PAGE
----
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Google's new Chromebook Pixel features excellent battery life, USB Type-C ports

Mark Hachman | March 12, 2015
Google's original Chromebook Pixel strode boldly toward a brighter, more Web-centric world--and left most of us behind, unfortunately. Google's new Pixel still tries to lead the way, but with apps and services to help justify its updated, premium hardware.

The new Pixels also weigh 3.3 pounds, measuring 11.7 inches by 8.8 inches x 0.6 inches — about a millimeter thinner than the last Pixel, and just slightly lighter, too. 

Google tosses in a terabyte of Google Drive cloud storage for three years, but you'll find no LTE option, as with the first Pixel. "We found users were tethering their Pixels to their phones," Bowers explained.

Dramatically improved battery life

As on the MacBook, the USB 3.1 technology running across the USB-C connector also provides power. The Pixel's new quick-charging technology provides about two hours of charge in 15 minutes. All told, the new Pixel should provide about 12 hours of battery life based on Google's own tests, with the display running at 40 percent of its rated 400 nits of luminance, Bowers said.

A few new technologies work to cut power, Bowers said. First, there's the processor itself. Second, the display power was reduced by panel self-refresh technology that reduces the power by caching information inside the display. Third, Google uses built-in, content-adaptive backlighting that adjusts the brightness to what's being shown on the screen. Finally, sensors in the trackpad and keyboard turn off the keyboard backlight if your hands move away for more than 30 seconds. You can also tap the light bar on top of the Pixel twice to see your estimated remaining battery life.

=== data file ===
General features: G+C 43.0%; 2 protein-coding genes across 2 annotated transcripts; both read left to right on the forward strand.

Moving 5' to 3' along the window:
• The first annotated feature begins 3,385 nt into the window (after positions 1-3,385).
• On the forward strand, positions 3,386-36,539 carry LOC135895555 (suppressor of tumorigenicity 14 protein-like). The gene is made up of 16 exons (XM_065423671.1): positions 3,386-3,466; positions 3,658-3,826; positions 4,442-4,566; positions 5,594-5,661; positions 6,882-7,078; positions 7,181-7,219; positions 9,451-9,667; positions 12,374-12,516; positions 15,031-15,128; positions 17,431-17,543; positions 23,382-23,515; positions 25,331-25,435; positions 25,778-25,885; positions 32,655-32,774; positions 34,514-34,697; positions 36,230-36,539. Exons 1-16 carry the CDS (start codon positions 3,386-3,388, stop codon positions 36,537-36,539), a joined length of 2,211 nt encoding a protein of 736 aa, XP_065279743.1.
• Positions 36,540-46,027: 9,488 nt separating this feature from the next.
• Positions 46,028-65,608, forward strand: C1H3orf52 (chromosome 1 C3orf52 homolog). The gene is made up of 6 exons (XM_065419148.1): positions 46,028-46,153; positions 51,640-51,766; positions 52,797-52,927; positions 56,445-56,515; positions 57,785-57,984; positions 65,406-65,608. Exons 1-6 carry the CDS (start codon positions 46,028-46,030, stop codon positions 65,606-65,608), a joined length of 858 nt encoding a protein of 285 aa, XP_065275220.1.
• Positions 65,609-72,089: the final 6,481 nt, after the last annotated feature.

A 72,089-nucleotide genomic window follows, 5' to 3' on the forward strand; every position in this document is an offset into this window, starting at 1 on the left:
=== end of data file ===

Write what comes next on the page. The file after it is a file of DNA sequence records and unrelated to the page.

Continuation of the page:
The same cable can also pump 5Gbits/s of data to an external monitor, capable of driving a 4K display at 60GHz, Bowers said. Google will sell two display adapters — a USB-C to DisplayPort, and a USB-C to HDMI — for $40 apiece. Additional USB-C to USB-A adapters will cost $12.99, while a backup 60-watt charger will cost $60.

Software and services

The first Pixel struggled for relevance in part because Google lacked showcase apps to justify the power of the Pixel. Its one attempt, the interesting 100,000 Stars, is part of what Google calls Chrome Experiments, which tap the 3D graphics capabilities of the Pixel and PCs using the WebGL language. Google recently said those Experiments now number 1,000.

Unfortunately, the Chrome Experiments are more curiosities than anything else. Today, the candidate for showcase Pixel app might be Adobe's streaming Photoshop app that the company showed last year, which can use the display to best advantage. At this point, though, it's still in testing. Last year, Google also showed off four Android apps that can run within Chrome — but a clever hack also lets you run pretty much any Android app, too.

What will push the Pixel to its limits? "Games," Bowers replied, naming Bastion — the only real big-name game ported to the platform — as the one candidate. But there's also the typical power user, who has 50 or so Chrome tabs opened, Adam Rodriguez, a Google product manager, noted.


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